RNA was extracted from ten 5 dpf embryos using the Monarch Total RNA Miniprep Kit (New England Biolabs Inc., United Kingdom) following the manufacturer’s instructions. Extracted RNA was quantified with a NanoDrop 1000 spectrophotometer (Thermo Fisher Scientific, United States). Reverse transcription of cDNA was performed using a High-Capacity cDNA Reverse Transcription Kit (Catalog No.: 4368814, Applied Biosystems, United Kingdom) following the manufacturer’s instructions. cDNA was kept at 4°C for immediate use or −20°C for long-time storage. cDNA was kept at 4°C for immediate use or −20°C for long term storage. qPCR reactions were carried out to quantify RNA expression of genes of interest using SYBR Green. Beta-actin was used as a housekeeping reference gene control.

Primers used: hdac10 F5′-TGTCCTATGAAGCGCTCAGG-3′ R5′-TTTGACCGCCTCCAGGTACT-3′, hdac6 F5′-GGAGATG AGCAATGAACTGCAA-3′ R5′-GACTGGCATCCCAGAGTGA A-3′, sirt2 F5′-TTTGCGCAGTCTTTTCTCGC-3′ R5′-CCCAG CTCCAACCATACAGA-3′, atat-1 F5′-TCCCTTACGACCTG AATGCG-3′ R5′-GATCTGGTCTCCCATGCGCT-3′, tubulin F5′-ATGCTCGTGGTCACTACACT-3′ R5′-GGAAACCCTGG AGACCTGTG-3′. Data Analysis for qPCR was conducted using Microsoft Excel 2010 (Microsoft Corporation, United States) and GraphPad Prism 8 (GraphPad Software, United States).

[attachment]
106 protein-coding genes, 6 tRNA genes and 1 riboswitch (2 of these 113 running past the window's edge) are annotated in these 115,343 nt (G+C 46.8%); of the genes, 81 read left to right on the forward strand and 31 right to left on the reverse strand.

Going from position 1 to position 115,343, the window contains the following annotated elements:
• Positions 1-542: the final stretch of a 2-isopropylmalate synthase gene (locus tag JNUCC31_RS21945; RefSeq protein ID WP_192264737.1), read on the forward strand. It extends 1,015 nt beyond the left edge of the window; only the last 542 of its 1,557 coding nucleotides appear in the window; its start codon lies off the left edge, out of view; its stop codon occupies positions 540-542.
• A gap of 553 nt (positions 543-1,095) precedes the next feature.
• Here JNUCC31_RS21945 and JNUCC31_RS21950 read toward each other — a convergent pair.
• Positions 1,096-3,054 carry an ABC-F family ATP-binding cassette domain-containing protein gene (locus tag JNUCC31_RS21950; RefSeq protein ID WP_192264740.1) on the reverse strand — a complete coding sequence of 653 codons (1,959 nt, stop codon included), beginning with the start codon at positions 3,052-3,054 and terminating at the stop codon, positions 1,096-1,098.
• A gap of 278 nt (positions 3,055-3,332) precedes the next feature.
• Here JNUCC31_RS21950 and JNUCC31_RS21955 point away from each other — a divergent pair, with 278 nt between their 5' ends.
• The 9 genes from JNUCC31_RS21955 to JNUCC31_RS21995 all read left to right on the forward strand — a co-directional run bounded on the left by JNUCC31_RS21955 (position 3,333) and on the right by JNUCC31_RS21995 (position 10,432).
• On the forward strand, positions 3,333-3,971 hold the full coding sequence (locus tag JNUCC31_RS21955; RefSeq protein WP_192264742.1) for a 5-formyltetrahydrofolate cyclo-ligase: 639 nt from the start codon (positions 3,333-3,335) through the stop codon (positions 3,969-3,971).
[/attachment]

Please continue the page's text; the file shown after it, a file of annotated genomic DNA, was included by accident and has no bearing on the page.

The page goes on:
The threshold level of fluorescent intensity was set to 0.04 to obtain Ct values across all experiments. Average Ct values from three technical repeats were firstly calculated. ΔCt values were obtained by subtracting Ct values of beta-actin from Ct values of the target gene, from of the same biological sample. The fold change was calculated with the formula 2–ΔCt, and the standard deviation was automatically calculated and shown as error bars.

Behavioral Tests

For balance tests, three 5 dpf zebrafish larvae were transferred to Eppendorf tubes and exposed to the centrifugal force of approximately 0.0005 N (r = 0.125 m v = 0.5 m/s m = 0.00025 g), using a StuartTM Rotator Disk for 30 min (40 rpm). Subsequently, fish were transferred to a 12-well plate and their behavior was recorded (Supplementary Figure 5). Swimming distances were normalized to Wild type.